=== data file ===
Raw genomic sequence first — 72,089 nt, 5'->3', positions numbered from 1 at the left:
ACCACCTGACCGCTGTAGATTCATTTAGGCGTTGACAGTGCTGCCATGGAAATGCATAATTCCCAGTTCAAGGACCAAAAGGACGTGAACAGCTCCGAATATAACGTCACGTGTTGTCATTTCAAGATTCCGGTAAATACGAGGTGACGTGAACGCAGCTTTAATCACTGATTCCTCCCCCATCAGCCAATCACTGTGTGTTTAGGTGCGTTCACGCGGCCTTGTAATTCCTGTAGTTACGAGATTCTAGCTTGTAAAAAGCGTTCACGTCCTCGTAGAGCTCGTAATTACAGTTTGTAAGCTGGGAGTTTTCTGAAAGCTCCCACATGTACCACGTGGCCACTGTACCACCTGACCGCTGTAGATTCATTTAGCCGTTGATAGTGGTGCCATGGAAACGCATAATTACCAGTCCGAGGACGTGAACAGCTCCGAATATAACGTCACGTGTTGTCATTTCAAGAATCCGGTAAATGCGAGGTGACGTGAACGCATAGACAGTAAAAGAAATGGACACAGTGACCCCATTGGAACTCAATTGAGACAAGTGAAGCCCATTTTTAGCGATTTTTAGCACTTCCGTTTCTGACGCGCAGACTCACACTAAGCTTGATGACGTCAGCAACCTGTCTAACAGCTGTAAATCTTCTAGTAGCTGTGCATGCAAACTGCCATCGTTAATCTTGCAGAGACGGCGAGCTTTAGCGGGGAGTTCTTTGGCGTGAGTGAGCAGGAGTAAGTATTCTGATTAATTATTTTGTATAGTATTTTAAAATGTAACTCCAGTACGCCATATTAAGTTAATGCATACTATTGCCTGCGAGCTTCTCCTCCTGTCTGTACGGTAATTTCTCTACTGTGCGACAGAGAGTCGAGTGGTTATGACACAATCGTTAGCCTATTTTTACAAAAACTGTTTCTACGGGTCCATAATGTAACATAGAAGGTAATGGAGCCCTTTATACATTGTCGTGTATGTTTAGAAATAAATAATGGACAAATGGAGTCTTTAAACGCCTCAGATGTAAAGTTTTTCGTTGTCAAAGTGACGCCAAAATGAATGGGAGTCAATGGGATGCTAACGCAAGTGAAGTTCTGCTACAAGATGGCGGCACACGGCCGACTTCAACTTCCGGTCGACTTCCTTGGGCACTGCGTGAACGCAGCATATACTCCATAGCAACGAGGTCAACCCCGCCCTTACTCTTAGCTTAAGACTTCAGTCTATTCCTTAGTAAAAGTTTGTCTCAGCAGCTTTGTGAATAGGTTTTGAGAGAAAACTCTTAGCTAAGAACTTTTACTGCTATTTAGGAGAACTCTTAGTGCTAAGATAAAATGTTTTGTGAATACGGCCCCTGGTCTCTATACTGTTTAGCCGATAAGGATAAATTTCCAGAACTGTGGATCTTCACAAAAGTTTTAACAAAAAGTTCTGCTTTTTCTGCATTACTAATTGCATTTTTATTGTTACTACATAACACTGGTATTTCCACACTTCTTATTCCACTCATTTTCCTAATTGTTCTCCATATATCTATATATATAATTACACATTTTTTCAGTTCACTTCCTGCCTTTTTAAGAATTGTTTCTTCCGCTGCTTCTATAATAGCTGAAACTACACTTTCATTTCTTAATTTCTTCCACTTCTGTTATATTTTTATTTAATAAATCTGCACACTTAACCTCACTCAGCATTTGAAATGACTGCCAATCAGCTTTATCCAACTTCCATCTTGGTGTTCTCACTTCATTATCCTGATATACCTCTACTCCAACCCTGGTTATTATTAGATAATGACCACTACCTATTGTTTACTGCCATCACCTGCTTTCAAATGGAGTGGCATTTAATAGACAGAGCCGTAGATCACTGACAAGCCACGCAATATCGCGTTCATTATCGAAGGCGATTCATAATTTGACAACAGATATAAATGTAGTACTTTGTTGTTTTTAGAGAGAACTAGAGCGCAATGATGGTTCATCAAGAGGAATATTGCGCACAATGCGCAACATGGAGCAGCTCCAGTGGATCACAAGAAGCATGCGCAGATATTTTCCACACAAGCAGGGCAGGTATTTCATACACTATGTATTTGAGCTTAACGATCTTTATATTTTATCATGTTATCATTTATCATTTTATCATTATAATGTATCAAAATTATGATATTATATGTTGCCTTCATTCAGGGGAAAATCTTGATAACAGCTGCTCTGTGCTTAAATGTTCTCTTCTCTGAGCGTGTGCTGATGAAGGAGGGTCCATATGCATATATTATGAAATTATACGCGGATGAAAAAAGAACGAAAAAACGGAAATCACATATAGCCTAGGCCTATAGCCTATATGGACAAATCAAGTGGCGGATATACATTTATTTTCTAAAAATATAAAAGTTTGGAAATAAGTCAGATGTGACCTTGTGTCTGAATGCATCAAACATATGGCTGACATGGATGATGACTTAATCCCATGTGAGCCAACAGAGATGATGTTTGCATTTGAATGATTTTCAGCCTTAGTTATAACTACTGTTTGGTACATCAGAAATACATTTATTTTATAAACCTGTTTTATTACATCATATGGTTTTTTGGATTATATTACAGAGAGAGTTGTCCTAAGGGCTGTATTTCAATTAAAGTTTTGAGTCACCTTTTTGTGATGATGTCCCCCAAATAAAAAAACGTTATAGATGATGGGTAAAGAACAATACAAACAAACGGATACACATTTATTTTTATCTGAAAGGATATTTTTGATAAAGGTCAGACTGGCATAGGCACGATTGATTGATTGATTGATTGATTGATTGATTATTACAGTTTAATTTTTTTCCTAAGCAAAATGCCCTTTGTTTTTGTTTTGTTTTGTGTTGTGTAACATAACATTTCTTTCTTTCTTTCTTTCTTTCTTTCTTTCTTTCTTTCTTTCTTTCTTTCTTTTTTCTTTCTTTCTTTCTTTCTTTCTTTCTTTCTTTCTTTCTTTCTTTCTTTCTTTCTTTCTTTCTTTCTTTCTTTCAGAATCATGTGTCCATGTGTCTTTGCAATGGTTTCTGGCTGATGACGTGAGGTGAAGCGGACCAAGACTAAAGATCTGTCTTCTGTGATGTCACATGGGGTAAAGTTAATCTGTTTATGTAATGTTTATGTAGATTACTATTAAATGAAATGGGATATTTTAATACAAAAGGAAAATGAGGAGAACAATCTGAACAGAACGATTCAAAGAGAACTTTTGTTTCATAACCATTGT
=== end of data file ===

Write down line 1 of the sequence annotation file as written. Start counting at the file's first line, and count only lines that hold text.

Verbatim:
Raw genomic sequence first — 72,089 nt, 5'->3', positions numbered from 1 at the left: